Source: Shephard Media
The Army is moving forward with its plans to design preliminary clothing for its Cold Temperature and Arctic Protective System (CTAPS) program. The army’s Natick Soldier Research, Development and Engineering Command (NSRDEC) outlined plans for its ‘prototype effort in a combined synopsis/solicitation’ on August 31.
The CTAPS program is anticipated to be a full outfit that will provide protection from the elements in cold temperatures from -65 F to +45 degrees F (-54 C to 7 degrees C). The goal of the program is to improve soldiers’ ability to survive in cold climates, while providing them with enhanced mobility, utility, and lethality using the least possible number of clothing layers.
Per August’s announcement, the NSRDEC identified ‘performance gaps’ and is currently ‘examining new technology and design improvements’ in an attempt to improve upon the Army’s 2000-era Generation III Extended Cold Weather Clothing System (ECWCS Gen III). The NSRDEC is working on concepts for three possible cold weather uniforms.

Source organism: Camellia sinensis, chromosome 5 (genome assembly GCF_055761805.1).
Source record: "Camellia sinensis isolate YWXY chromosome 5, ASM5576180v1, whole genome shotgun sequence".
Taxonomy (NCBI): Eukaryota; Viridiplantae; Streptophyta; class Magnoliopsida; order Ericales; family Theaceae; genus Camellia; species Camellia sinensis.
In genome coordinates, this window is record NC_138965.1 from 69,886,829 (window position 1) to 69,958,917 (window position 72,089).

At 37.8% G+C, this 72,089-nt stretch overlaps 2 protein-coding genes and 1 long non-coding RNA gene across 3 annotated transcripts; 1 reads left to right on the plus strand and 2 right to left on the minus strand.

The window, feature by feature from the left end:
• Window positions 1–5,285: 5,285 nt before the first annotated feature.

A fixed-priced contract will be awarded to one ‘innovative clothing design/cut/sew supplier’ to produce 84 Wet Weather Experimental Jackets and Trousers in six sizes, 78 Extreme Cold Experimental Parkas and Trousers in four sizes, and 100 Superfine Knit Shirts and Trousers also in six sizes, with each item being delivered by December 21 for a winter 2018-2019 field test. Results from the 2018-2019 test will determine whether or not they will move forward with development.
Gore is among the providers of fabric for the wet weather ensemble.